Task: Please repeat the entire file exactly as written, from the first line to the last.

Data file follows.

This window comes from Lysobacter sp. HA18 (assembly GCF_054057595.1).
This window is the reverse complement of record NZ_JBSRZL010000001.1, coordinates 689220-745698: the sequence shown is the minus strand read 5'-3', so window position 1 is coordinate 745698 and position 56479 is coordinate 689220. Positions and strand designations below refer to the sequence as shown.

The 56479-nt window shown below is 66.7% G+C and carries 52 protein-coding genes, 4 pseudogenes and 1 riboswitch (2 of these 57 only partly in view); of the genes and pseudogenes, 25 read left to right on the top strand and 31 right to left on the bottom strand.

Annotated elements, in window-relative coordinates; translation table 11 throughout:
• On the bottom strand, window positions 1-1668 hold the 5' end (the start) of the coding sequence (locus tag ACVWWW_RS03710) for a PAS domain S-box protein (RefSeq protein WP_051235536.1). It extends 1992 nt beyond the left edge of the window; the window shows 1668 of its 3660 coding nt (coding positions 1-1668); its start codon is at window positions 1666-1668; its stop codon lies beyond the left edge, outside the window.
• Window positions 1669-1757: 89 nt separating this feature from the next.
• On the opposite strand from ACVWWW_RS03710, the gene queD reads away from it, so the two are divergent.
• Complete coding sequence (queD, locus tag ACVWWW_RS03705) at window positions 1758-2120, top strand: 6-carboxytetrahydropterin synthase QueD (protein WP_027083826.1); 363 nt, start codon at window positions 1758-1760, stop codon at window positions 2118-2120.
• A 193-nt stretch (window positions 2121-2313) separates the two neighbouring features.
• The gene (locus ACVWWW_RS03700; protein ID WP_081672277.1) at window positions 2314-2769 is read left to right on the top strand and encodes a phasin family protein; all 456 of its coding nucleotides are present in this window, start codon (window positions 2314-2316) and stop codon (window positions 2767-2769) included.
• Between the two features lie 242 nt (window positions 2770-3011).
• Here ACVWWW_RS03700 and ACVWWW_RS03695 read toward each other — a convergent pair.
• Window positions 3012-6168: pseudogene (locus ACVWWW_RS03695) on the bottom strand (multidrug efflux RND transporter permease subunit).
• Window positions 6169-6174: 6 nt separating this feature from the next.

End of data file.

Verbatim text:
This window comes from Lysobacter sp. HA18 (assembly GCF_054057595.1).
This window is the reverse complement of record NZ_JBSRZL010000001.1, coordinates 689220-745698: the sequence shown is the minus strand read 5'-3', so window position 1 is coordinate 745698 and position 56479 is coordinate 689220. Positions and strand designations below refer to the sequence as shown.

The 56479-nt window shown below is 66.7% G+C and carries 52 protein-coding genes, 4 pseudogenes and 1 riboswitch (2 of these 57 only partly in view); of the genes and pseudogenes, 25 read left to right on the top strand and 31 right to left on the bottom strand.

Annotated elements, in window-relative coordinates; translation table 11 throughout:
• On the bottom strand, window positions 1-1668 hold the 5' end (the start) of the coding sequence (locus tag ACVWWW_RS03710) for a PAS domain S-box protein (RefSeq protein WP_051235536.1). It extends 1992 nt beyond the left edge of the window; the window shows 1668 of its 3660 coding nt (coding positions 1-1668); its start codon is at window positions 1666-1668; its stop codon lies beyond the left edge, outside the window.
• Window positions 1669-1757: 89 nt separating this feature from the next.
• On the opposite strand from ACVWWW_RS03710, the gene queD reads away from it, so the two are divergent.
• Complete coding sequence (queD, locus tag ACVWWW_RS03705) at window positions 1758-2120, top strand: 6-carboxytetrahydropterin synthase QueD (protein WP_027083826.1); 363 nt, start codon at window positions 1758-1760, stop codon at window positions 2118-2120.
• A 193-nt stretch (window positions 2121-2313) separates the two neighbouring features.
• The gene (locus ACVWWW_RS03700; protein ID WP_081672277.1) at window positions 2314-2769 is read left to right on the top strand and encodes a phasin family protein; all 456 of its coding nucleotides are present in this window, start codon (window positions 2314-2316) and stop codon (window positions 2767-2769) included.
• Between the two features lie 242 nt (window positions 2770-3011).
• Here ACVWWW_RS03700 and ACVWWW_RS03695 read toward each other — a convergent pair.
• Window positions 3012-6168: pseudogene (locus ACVWWW_RS03695) on the bottom strand (multidrug efflux RND transporter permease subunit).
• Window positions 6169-6174: 6 nt separating this feature from the next.